When you are hiring new staff, your goal is to find the best employee you can, someone who will do a great job, progress within your company and become a successful team member.
Unconscious bias, can, however, influence your decision. It is not always easy to identify when this is happening, and it can be reflected in a workforce that is not as diverse as it should be.
Why do you need a diverse workforce you may ask? There are a number of reasons; it can enhance a company’s reputation, and make it a better place to work, which in turn can help to attract better candidates, and widen the pool of talent from which you can recruit. Having employees with diverse backgrounds and experience can also help increase creativity, employee engagement and even increase your bottom line [Independent: Businesses perform better when they have greater ethnic and gender diversity, study reveals 19/01/2018].
In the wake of Black Lives matter, perhaps what we should be looking at is something called Togetherism. According to UrbanDictionary.com: ‘Togetherism is when people do things together, the act of such an activity is togetherism. Maintaining a cohesive relationship and unity is togetherism.’
In the workplace we need to keep striving to make Togetherism a focus, to make places where ‘cohesive relationships and unity abound’. This means it doesn’t matter what your background is, where you come from, what you look like or indeed what your name is, you have an equal opportunity to succeed.
So, what better place to start than at the very beginning, when you employ someone. The time when you start your recruitment campaign. And as we step out of lockdown into a new normal, where many people’s lives have changed what better time to start it?
Here are six ways to ensure that your recruiting process is not affected by bias or prejudice and aims to create Togetherism in the workplace:
1. Teach recruiters about hiring bias
As we have said, recruiters can operate using ‘unconscious’ bias. You need to be able to make them aware of this by training those responsible for recruiting to identify bias, acknowledge how and why it is happening, and help them learn to change their behaviour.
2. Edit job descriptions
The language used in a job description can put off a number of good candidates. Avoid referring to gender or age and try to talk about the sort of skills you want a person to have, rather than being restrictive about their experience or ability to use a certain program. You could narrow down candidates so much that you miss out on the ideal person for the job.
3. Put on your blindfold!
Not literally, but if you are concerned that you or others involved in the hiring process use unconscious bias when hiring, take away the risk. Ensure that applications come to you after names, ages, ethnicity or other identifying details are deleted, so that you can instead concentrate on applicants’ skills and attitude. Make your first contact by telephone, not a Zoom, Skype, WhatsApp or other video call. By using the phone you will listen to the person and be less likely to make snap judgements on what they look like, or what they are wearing, or whether or not they have a tattoo that you like or dislike. You form an opinion on what you hear, how engaging they are, what questions they ask, how interested they sound. You get to know the person before you see them. And isn’t this how many relationships are formed these days on social media?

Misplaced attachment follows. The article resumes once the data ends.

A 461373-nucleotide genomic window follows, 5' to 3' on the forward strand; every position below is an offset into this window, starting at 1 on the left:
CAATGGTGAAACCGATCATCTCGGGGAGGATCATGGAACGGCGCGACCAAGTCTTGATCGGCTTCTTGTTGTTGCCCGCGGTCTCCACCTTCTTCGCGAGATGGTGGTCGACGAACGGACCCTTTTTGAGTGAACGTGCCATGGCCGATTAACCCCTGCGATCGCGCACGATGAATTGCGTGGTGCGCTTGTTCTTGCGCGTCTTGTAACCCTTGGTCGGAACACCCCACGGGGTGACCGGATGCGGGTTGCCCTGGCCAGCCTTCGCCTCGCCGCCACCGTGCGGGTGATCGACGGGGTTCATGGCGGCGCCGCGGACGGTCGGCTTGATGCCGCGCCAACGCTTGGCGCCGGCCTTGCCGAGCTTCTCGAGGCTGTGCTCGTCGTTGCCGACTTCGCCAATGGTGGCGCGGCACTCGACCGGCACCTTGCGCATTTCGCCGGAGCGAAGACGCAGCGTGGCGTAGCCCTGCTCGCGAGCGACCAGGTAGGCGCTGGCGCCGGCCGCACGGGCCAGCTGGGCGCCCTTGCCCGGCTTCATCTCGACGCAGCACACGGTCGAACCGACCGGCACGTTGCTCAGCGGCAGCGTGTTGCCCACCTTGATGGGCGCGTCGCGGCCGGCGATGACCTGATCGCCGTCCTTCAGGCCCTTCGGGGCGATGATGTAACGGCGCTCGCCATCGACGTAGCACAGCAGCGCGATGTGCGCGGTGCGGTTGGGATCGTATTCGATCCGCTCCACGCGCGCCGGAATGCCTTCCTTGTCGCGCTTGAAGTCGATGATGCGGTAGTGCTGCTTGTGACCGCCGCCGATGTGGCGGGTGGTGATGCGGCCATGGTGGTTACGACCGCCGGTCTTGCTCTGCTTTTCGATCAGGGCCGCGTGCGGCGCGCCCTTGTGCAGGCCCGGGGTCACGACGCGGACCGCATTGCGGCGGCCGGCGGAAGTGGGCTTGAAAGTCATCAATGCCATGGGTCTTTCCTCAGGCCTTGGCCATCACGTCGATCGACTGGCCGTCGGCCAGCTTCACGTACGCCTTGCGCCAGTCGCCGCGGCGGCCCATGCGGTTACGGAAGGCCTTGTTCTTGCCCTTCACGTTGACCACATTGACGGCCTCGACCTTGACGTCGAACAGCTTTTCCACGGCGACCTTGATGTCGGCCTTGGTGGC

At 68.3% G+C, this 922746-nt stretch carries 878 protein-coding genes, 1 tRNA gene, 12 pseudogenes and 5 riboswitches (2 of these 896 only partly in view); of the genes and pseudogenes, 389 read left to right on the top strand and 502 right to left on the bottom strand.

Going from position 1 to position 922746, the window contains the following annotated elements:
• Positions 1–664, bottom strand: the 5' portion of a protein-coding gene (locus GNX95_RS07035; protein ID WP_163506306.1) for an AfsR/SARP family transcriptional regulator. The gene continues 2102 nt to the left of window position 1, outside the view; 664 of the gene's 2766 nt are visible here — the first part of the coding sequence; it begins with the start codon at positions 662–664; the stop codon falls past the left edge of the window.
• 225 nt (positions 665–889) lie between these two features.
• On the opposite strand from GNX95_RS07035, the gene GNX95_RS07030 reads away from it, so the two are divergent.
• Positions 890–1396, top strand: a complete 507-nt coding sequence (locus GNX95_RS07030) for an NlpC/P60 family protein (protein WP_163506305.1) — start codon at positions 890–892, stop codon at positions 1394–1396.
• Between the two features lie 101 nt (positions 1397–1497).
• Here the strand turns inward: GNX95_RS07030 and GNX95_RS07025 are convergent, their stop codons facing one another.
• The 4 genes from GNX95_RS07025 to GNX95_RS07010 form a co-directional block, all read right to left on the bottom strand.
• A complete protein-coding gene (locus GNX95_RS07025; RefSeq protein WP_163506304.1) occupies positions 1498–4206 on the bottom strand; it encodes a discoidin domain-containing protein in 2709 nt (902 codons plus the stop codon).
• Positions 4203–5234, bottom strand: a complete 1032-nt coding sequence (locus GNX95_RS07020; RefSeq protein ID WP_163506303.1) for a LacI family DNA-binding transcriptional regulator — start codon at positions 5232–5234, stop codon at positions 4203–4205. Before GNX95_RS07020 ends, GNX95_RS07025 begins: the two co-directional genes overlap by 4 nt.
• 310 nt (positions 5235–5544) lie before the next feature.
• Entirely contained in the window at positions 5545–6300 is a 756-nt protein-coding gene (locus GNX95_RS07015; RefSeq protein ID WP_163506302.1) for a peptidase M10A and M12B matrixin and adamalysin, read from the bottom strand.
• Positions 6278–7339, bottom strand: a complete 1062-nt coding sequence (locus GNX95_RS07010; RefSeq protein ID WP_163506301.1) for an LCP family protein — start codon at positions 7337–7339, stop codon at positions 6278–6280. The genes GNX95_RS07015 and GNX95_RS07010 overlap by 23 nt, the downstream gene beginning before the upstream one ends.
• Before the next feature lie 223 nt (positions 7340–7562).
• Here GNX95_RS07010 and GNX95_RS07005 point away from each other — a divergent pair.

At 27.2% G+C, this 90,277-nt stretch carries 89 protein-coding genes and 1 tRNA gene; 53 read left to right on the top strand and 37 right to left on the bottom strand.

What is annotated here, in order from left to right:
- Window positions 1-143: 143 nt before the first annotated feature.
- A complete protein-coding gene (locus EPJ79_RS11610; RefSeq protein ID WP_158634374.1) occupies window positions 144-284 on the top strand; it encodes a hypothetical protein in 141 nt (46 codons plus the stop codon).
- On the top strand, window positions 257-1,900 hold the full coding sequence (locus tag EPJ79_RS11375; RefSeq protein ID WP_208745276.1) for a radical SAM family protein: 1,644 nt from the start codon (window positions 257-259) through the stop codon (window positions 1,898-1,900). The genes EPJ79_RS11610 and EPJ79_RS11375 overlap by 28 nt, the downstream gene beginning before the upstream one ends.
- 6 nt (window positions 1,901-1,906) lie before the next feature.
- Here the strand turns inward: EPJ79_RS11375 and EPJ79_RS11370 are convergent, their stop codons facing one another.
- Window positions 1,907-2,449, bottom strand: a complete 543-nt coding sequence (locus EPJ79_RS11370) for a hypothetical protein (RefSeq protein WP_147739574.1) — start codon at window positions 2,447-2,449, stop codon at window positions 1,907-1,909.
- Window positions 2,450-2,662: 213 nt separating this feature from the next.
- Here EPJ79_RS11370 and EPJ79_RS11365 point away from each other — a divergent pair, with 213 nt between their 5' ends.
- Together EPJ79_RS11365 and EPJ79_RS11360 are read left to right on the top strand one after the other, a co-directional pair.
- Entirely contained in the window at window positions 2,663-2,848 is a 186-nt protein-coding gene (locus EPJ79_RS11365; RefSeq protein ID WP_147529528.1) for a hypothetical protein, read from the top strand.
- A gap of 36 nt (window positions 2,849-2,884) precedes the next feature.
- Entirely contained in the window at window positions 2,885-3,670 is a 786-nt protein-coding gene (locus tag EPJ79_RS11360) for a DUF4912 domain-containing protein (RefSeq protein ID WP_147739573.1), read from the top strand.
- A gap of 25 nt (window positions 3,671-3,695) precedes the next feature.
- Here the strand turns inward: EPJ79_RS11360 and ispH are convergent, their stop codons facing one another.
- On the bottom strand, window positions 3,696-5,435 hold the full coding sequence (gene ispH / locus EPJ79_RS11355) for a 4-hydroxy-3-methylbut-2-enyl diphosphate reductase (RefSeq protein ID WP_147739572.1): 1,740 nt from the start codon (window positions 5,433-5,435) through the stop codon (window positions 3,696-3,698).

4. Create an interview standard
Ensure that each candidate gets the same interview experience. If you create a standard format for your interviews, with the same questions, you will help to remove any unconscious bias on the part of the interviewers. In fact, you should standardise the entire recruitment process to this end.
5. Ensure hiring is not based on interview alone
It may be easier, for example, for men to form a rapport with a male interviewer, allowing the bias to skew away from female candidates. If possible, ensure that you have more than one interviewer and make that panel as diverse as you can. However, by making sure that hiring decisions are not made entirely on the result of an interview – and instead is based on a skills test or an interview held while ‘on the job’- you take away another opportunity for bias to win through.
If you are aiming to make your company more inclusive and diverse, you will need to set goals, whether you want to have more BAME staff, increase the proportion of women, younger or older staff and so on. For some inspiration, the BBC’s reports and strategy on diversity and inclusion make fascinating reading.
In a small company, it can be hard to achieve this on your own and bringing in an expert in HR and recruitment can be hugely worthwhile if you are serious about making your workforce reflect your local community.
If you would like to discuss this subject further and find out how we could help you navigate diversity issues, please contact Cecily Lalloo at Embrace HR Limited.
T: 07767 308717 or contact us here.
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Based in Aylesbury, Buckinghamshire, Embrace HR Limited supports business owners who do not have their own HR department or those that do but need help from time to time. We also work across the Home Counties of Oxfordshire, Bedfordshire and Hertfordshire, and also SMEs based in London.